At Thanksgiving dinner, which meat do you reach for first: light or dark? I am an avowed leg man myself and have always had my eye on the turkey thigh. To me, there is no better part of the bird.
Sure, you might think that’s true for the domesticated white “Butterball” turkeys. Wild turkey legs are inedible, right? Not true. Not even close to being true, actually. Wild turkey thighs are even better than store-bought turkey thighs. They’re richer, more flavorful, and denser. They’re just that good.
So how is it that people think otherwise? I suspect it’s because plucking a turkey is a pain, and the skin on an old gobbler can get really rubbery, making all that work useless. Knowing this, most hunters just breast out their birds, leaving several pounds of meat in the field. What’s going on, I bet, is that most hunters have never actually tried eating a wild turkey thigh.
I am hoping to change that, so walk with me for a moment.
Wild turkeys are not so different from domesticated birds—if you happen to get your hands on what I call the “Gucci” turkeys, the older, heritage breeds, very expensive birds that can run you $100 apiece. In fact, in the wild world I’ve found no closer comparison between a domesticated and wild animal than this. They are virtually indistinguishable.
That being said, a cheap supermarket bird is indeed a different beast. Its breast will be twice as wide and the drumsticks will be a lot more tender. But the thigh meat will be pretty close. My point is if you like thigh meat at Thanksgiving, you’ll like it in a wild turkey.
Mind you, I am not talking about the drumsticks themselves, which on a wild bird are still awesome, but require long cooking in liquid until the meat falls off those horrific tendons, which will never, ever break down. Pulled, drumstick meat makes great BBQ or tacos.
Cooking a wild turkey thigh, on the other hand, is merely a matter of patience. It will be denser than a supermarket turkey because your wild bird worked for a living, and there’s a good chance it was several years old—farm-raised turkeys are always less than a year old. How much patience am I talking about? Maybe an extra hour or so, nothing major.
I like my wild turkey thighs braised or barbecued.
Braising, if you’re not familiar with the process, is basically cooking large pieces of meat in a little liquid, as opposed to stewing which involves bite-sized pieces of meat in a lot of liquid. Braised turkey thighs are fantastic; cacciatore is especially good.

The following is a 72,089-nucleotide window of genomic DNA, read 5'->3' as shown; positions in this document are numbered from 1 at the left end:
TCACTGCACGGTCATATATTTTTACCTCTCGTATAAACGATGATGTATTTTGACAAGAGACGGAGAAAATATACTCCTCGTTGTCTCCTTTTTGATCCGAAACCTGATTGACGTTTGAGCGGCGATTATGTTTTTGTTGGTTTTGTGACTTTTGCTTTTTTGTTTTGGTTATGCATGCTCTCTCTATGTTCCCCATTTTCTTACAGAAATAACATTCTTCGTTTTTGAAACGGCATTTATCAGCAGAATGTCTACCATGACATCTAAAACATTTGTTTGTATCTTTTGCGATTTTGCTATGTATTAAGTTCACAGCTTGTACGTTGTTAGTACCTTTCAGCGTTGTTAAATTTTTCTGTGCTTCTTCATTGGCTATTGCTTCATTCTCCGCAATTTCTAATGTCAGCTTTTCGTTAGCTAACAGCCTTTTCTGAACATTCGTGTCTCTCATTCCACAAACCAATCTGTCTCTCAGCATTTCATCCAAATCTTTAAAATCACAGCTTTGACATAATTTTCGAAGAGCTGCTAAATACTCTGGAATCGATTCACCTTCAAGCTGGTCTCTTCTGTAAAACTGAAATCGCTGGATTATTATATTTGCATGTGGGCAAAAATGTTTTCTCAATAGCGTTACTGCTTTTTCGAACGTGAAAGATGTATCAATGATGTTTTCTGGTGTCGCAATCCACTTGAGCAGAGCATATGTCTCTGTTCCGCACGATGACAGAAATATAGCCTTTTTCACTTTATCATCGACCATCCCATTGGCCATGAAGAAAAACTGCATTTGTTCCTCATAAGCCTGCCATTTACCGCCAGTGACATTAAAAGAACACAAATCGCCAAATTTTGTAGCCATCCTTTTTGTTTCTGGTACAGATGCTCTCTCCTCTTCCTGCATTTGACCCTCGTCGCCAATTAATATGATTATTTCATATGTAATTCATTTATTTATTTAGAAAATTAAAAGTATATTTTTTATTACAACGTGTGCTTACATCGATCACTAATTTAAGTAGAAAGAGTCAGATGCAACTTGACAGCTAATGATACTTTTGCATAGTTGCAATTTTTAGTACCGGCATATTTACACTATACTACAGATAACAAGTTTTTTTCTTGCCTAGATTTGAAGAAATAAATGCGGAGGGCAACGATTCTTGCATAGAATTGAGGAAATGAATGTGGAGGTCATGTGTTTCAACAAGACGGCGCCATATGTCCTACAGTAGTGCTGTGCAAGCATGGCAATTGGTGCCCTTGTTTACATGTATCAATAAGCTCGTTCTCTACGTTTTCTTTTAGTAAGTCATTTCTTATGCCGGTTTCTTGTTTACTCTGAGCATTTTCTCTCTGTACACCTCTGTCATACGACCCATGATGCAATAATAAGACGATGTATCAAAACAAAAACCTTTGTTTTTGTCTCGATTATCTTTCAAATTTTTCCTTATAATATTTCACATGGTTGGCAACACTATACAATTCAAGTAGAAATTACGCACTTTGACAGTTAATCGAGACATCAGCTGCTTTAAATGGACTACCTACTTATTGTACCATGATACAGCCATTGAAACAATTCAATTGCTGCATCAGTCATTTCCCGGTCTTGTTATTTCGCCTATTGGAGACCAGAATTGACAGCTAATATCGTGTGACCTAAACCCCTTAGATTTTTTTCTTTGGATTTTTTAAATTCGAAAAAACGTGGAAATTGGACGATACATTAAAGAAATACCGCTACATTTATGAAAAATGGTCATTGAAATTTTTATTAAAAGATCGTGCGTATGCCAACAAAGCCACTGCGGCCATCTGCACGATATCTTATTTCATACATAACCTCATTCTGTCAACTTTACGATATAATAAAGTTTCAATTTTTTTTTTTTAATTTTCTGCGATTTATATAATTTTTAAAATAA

Your other best bet is to barbecue them, and when I say barbecue I mean slow and low, not grilling. You’ll want to brine your thighs first in a solution of ¼ cup kosher salt to 1 quart of water in the fridge for at least four hours, and up to overnight.
Then barbecue them slowly, painting every so often with your favorite BBQ sauce. You will not be sad if you experience turkey thighs this way.
Actually, you will be. You will be overcome with regret about all those thighs you left in the field over the years.
Barbecued Wild Turkey Thighs
I am a huge fan of South Carolina’s mustard-based BBQ sauce, so I give you my recipe for that iconic sauce here. Feel free to use whatever barbecue sauce you prefer, though.
Stir the salt and water together until the salt dissolves. Submerge the thighs in the brine and refrigerate for at least 4 hours—or up to overnight. If not enough brine to cover 4 thighs, double it.
Set your grill up so you can barbecue, leaving one side of it clear of coals or otherwise off the heat. Remove the thighs from the brine and pat dry. Coat with a little vegetable oil and set them on that cooler side of the grill. Cover and barbecue no hotter than 230° F – I try to keep it cooler, like 180° F – for 1 hour.
Meanwhile, make the sauce. In a medium pot, saute the onion in the butter until it softens. Don’t let it brown. Add the remaining ingredients and stir well. Let this simmer slowly while the turkey cooks for that first hour. If you want a smooth sauce, buzz it in the blender.
After an hour has passed, paint the thighs with the sauce and turn them over. Rearrange them if there are hot spots on the grill. Cover and keep cooking until the meat wants to fall off the bone, at least another hour and up to 3 more hours. Paint with more sauce every 30 minutes or so during this time.
If you want, finish the thighs on the hot side of the grill for a minute or two on each side to get some char. Paint one last time and serve.
4 turkey thighs
¼ cup kosher salt
1 quart water
A little vegetable oil
South Carolina BBQ Sauce
¼ cup butter
½ cup white or yellow
onion, grated on a box grater
½ cup yellow mustard
½ cup brown sugar
½ cup cider vinegar
1 tablespoon mustard powder
1 bay leaf
Cayenne pepper and salt to taste